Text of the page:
The city of Detroit has reached an $8.25 million settlement over the negligent death of 7-year-old Aiyana Stanley-Jones just days before the start of a civil trial.

Aiyana was fatally shot in the head by Detroit police officer Joseph Weekley during a raid in 2010, as she slept on a couch reports the Detroit Free Press.

Detroit Corporation Counsel Lawrence Garcia told the Free Press that the decision was fair and concludes a tragic incident.

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“Aiyana’s death was a tragic loss for her family and has been a heavy burden on our community,” said Garcia in a statement. “We believe (the) settlement is fair because it balances the needs of Aiyana’s family and our responsibility for the city’s finances. We hope this resolution will provide everyone involved a measure of closure.”

The attorney for Aiyana’s family, Geoffrey Fieger, also was relieved that the case has concluded after nearly 10 years.

“Nothing is going to bring Aiyana back,” Fieger told the Free Press on Thursday. “It allows the family to have some closure.”

The Detroit City Council still needs to approve the settlement, which acknowledges that the city of Detroit is responsibility for Aiyana’s death, Fieger added.

The settlement wraps up the case just a few days before a civil trial was due to start on Monday in Wayne County Circuit Court.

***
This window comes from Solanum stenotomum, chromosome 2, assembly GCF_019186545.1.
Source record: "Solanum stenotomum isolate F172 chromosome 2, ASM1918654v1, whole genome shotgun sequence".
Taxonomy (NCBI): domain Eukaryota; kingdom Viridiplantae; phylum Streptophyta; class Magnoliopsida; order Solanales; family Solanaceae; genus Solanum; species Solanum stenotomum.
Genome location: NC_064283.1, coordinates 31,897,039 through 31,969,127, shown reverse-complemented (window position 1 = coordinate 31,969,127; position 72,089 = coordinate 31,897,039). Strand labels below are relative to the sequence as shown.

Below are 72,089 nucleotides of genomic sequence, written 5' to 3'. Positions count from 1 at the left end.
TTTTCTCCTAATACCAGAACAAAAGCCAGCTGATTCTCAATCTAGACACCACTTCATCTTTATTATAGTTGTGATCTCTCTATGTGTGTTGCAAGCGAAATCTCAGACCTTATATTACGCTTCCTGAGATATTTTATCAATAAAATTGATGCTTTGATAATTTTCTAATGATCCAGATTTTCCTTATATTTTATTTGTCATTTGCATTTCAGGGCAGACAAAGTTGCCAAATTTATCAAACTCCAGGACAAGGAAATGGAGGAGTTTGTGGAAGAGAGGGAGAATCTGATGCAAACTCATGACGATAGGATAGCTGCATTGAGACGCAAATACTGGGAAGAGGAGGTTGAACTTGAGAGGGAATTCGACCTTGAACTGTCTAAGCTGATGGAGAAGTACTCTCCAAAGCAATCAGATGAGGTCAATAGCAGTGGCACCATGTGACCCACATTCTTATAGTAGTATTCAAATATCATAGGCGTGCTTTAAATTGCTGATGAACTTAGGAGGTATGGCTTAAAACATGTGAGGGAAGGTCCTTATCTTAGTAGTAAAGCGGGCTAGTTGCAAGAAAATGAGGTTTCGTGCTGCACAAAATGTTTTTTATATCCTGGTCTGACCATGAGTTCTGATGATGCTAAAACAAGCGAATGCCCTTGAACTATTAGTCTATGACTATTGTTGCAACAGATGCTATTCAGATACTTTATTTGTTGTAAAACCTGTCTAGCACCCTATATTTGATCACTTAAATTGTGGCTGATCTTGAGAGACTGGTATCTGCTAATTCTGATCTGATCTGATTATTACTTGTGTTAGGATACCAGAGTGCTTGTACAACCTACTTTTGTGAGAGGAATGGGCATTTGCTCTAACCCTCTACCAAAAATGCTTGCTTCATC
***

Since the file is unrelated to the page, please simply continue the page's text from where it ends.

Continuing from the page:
Weekley was tried criminally two times but both resulted in hung juries. Prosecutors declined to bring charges against him a third time.

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Both trials found prosecutors blaming Weekley for being negligent and reckless in how he executed a search warrant for a murder suspect during the raid. Prosecutors accused Weekley of improperly following training instructions, which reportedly included keeping his finger on the trigger of his gun.

To counter those claims, Weekley’s attorney said the shooting was nothing more than a tragic accident made worse when Aiyana’s grandmother, Mertilla Jones, came in contact with Weekley’s gun, causing it to fire. Jones says Weekley’s account is not true.

Weekley is still employed as a Detroit police officer, although at the time of the May 16, 2010 incident, he worked for the Special Response Team.